Plastic pollution � Saving oceans

Earth, in recent years, has seen many changes owing to climatic conditions. While most of this is attributed to the global warming caused by various pollutions and greenhouse emissions, one of the most worrying factors has been plastics. While plastics are materials that are not degradable and will continue to exist until the very end of the world, they are also the major cause of pollution in oceans.

Oceans and their importance

Oceans have a crucial role to play in our day to day lives. There is no undermining the impact of oceans in our everyday lives.

  • While they are part of our habitat and continue to supply us with seafood, they are also the reason we have fresh air to breathe.
  • They can absorb the excess of CO2 in the air, making the atmosphere more pleasant to humans and other living beings.
  • They have been a major transportation channel for shipping cargo and for people to travel from one part of the world to another.
  • They are a crucial part of the water cycle through which we get fresh rains every year for agriculture, drinking water, and other consumption purposes.
  • They are also a place of recreation with many options like kayaking and boating to the list.

And yet, in recent years, the oceans across the world have been subjected to a lot of pollution. The pollution has caused a lot of damage to the marine ecosystem, endangering marine species, and more.

Damage from plastics

Apart from the oils leaked by the ships on the oceans and the air pollution caused by greenhouse gas emissions, the oceans have been struggling more and more combating the amount of plastics in them. Research shows that there are more than 5 trillion pieces of plastics floating around in the oceans across the world. This translates to about 268,000 tons of plastic across the world’s oceans. And this doesn’t even take those very minute pieces of plastic which we have no clue where they are.

The plastics that we consider to be washed ashore are not the only plastics to be thrown into the sea. But rather, smaller particles of plastics into the sea are consumed by marine life, which endangers their life. For instance, the turtles often mistake plastic bags floating in the water for jellyfish and consume them.

  • It is not just the marine life that is impacted. The birds that depend on marine life, like the Albatross, which uses the skimmed sea material for its chicks, also are endangered with the plastics in the ocean. There have been many reported cases of young albatrosses dying with plastics in their stomach, unable to regurgitate like the older ones.
  • Again what we are looking at here is probably just the tip of the iceberg. There have been samples of plastics found in the zooplankton samples, which shows how far the plastics have infiltrated into the ocean. Birds, whales, and other fishes often mistake these for real planktons and consume them. These nanoparticles of plastic consumed by the birds and fishes often cause danger to them and the bigger predator who consumes them, sometimes even humans.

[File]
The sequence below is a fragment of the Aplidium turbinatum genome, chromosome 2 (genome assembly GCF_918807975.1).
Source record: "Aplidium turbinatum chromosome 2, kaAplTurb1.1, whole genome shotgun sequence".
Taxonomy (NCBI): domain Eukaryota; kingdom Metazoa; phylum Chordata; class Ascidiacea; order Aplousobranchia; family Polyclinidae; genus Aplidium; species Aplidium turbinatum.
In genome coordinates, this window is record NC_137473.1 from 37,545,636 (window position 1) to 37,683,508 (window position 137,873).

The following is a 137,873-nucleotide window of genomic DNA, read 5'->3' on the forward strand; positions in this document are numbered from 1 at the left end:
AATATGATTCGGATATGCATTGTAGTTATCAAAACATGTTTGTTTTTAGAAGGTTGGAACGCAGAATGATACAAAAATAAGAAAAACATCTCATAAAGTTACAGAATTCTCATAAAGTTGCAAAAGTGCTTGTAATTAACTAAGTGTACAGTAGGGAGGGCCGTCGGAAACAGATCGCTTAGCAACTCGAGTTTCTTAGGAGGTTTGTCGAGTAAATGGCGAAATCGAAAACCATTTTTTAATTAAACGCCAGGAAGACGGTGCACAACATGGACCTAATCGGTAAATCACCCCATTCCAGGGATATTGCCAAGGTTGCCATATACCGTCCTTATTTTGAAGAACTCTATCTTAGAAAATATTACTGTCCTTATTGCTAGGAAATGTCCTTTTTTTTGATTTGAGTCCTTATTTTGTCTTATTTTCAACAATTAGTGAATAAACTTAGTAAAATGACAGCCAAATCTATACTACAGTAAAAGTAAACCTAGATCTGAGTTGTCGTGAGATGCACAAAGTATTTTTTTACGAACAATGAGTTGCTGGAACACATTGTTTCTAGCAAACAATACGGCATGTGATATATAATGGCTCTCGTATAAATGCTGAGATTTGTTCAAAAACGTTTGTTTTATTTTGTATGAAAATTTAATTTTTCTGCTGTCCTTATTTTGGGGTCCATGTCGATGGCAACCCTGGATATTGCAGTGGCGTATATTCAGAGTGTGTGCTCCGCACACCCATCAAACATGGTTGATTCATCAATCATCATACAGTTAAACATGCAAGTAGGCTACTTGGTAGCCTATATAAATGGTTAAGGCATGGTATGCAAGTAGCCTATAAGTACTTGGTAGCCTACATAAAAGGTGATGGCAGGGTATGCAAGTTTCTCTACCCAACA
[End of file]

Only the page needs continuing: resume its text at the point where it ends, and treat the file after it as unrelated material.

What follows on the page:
• The floating plastics can also become a colony for the bacteria and other pathogens to evolve. These could potentially endanger the marine environment and cause a huge impact on human life in the years to come.
  • The plastics floating on top of the ocean can also trap the sunlight, which reduces the heat that travels to the depths.
  • As with every pollution, ocean pollution already has and will continue to have an everlasting impact on climate change globally.

What is worrying is the fact that while other issues that pollute the ocean, like ocean acidification, have gained importance and limelight, plastic pollution is creeping in silently through the backdoor, going for the kill directly.

Keeping our oceans clean

There have been many nonprofit and government organizations now working towards cleaning up the ocean and to keep the environment intact. It is estimated that the cleaning up of the ocean might take as much as $90 billion, which will take care of the existing trash, waste management, plants for treating wastewater, and management of the same while also finding alternatives to plastic and reducing plastic pollution.

It is in the best interests of the humans and other lives on this planet to regularize and optimize the waste management system and to regulate the water bodies. Plastics are more toxic as they are not degradable, and that is why it is important to find a solution to the root cause. We, as individuals, have the responsibility to keep our environment, which also includes our oceans to remain clean.

Oceans have a vital role to play in our health, living, and our economy. It is the very foundation over which we have built our civilizations. It is time to take it upon ourselves to understand and help clean the ocean water employing the best of the technologies. It is not just enough to clean the ocean but also take measures that would ensure stopping further pollution.